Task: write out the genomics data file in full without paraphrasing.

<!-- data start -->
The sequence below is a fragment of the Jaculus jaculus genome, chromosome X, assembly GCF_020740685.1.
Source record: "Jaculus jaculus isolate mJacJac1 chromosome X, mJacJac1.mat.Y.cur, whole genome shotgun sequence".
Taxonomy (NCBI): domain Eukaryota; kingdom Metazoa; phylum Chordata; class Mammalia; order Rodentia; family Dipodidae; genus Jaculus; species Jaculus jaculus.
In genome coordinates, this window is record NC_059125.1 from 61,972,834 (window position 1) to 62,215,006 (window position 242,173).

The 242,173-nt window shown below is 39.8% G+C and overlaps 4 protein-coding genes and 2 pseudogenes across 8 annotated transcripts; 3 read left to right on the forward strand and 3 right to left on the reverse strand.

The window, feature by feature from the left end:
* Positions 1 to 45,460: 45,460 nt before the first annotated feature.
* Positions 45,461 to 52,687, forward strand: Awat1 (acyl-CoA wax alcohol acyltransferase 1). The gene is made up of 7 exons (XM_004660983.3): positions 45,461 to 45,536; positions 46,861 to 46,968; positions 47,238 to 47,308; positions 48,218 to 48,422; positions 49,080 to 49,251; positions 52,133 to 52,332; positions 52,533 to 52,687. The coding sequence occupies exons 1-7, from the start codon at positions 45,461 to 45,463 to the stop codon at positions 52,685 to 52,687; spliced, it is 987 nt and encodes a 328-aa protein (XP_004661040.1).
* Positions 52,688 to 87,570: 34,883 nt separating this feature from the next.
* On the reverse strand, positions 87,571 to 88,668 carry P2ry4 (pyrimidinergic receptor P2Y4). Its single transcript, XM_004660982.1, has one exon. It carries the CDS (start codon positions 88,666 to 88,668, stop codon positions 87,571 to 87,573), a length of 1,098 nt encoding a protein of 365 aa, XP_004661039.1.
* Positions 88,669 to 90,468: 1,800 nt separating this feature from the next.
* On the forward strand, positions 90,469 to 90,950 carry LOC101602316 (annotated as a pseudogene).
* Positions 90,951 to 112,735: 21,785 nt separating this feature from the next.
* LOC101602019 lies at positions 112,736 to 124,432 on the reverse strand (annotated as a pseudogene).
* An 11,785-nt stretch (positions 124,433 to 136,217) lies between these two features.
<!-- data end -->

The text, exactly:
The sequence below is a fragment of the Jaculus jaculus genome, chromosome X, assembly GCF_020740685.1.
Source record: "Jaculus jaculus isolate mJacJac1 chromosome X, mJacJac1.mat.Y.cur, whole genome shotgun sequence".
Taxonomy (NCBI): domain Eukaryota; kingdom Metazoa; phylum Chordata; class Mammalia; order Rodentia; family Dipodidae; genus Jaculus; species Jaculus jaculus.
In genome coordinates, this window is record NC_059125.1 from 61,972,834 (window position 1) to 62,215,006 (window position 242,173).

The 242,173-nt window shown below is 39.8% G+C and overlaps 4 protein-coding genes and 2 pseudogenes across 8 annotated transcripts; 3 read left to right on the forward strand and 3 right to left on the reverse strand.

The window, feature by feature from the left end:
* Positions 1 to 45,460: 45,460 nt before the first annotated feature.
* Positions 45,461 to 52,687, forward strand: Awat1 (acyl-CoA wax alcohol acyltransferase 1). The gene is made up of 7 exons (XM_004660983.3): positions 45,461 to 45,536; positions 46,861 to 46,968; positions 47,238 to 47,308; positions 48,218 to 48,422; positions 49,080 to 49,251; positions 52,133 to 52,332; positions 52,533 to 52,687. The coding sequence occupies exons 1-7, from the start codon at positions 45,461 to 45,463 to the stop codon at positions 52,685 to 52,687; spliced, it is 987 nt and encodes a 328-aa protein (XP_004661040.1).
* Positions 52,688 to 87,570: 34,883 nt separating this feature from the next.
* On the reverse strand, positions 87,571 to 88,668 carry P2ry4 (pyrimidinergic receptor P2Y4). Its single transcript, XM_004660982.1, has one exon. It carries the CDS (start codon positions 88,666 to 88,668, stop codon positions 87,571 to 87,573), a length of 1,098 nt encoding a protein of 365 aa, XP_004661039.1.
* Positions 88,669 to 90,468: 1,800 nt separating this feature from the next.
* On the forward strand, positions 90,469 to 90,950 carry LOC101602316 (annotated as a pseudogene).
* Positions 90,951 to 112,735: 21,785 nt separating this feature from the next.
* LOC101602019 lies at positions 112,736 to 124,432 on the reverse strand (annotated as a pseudogene).
* An 11,785-nt stretch (positions 124,433 to 136,217) lies between these two features.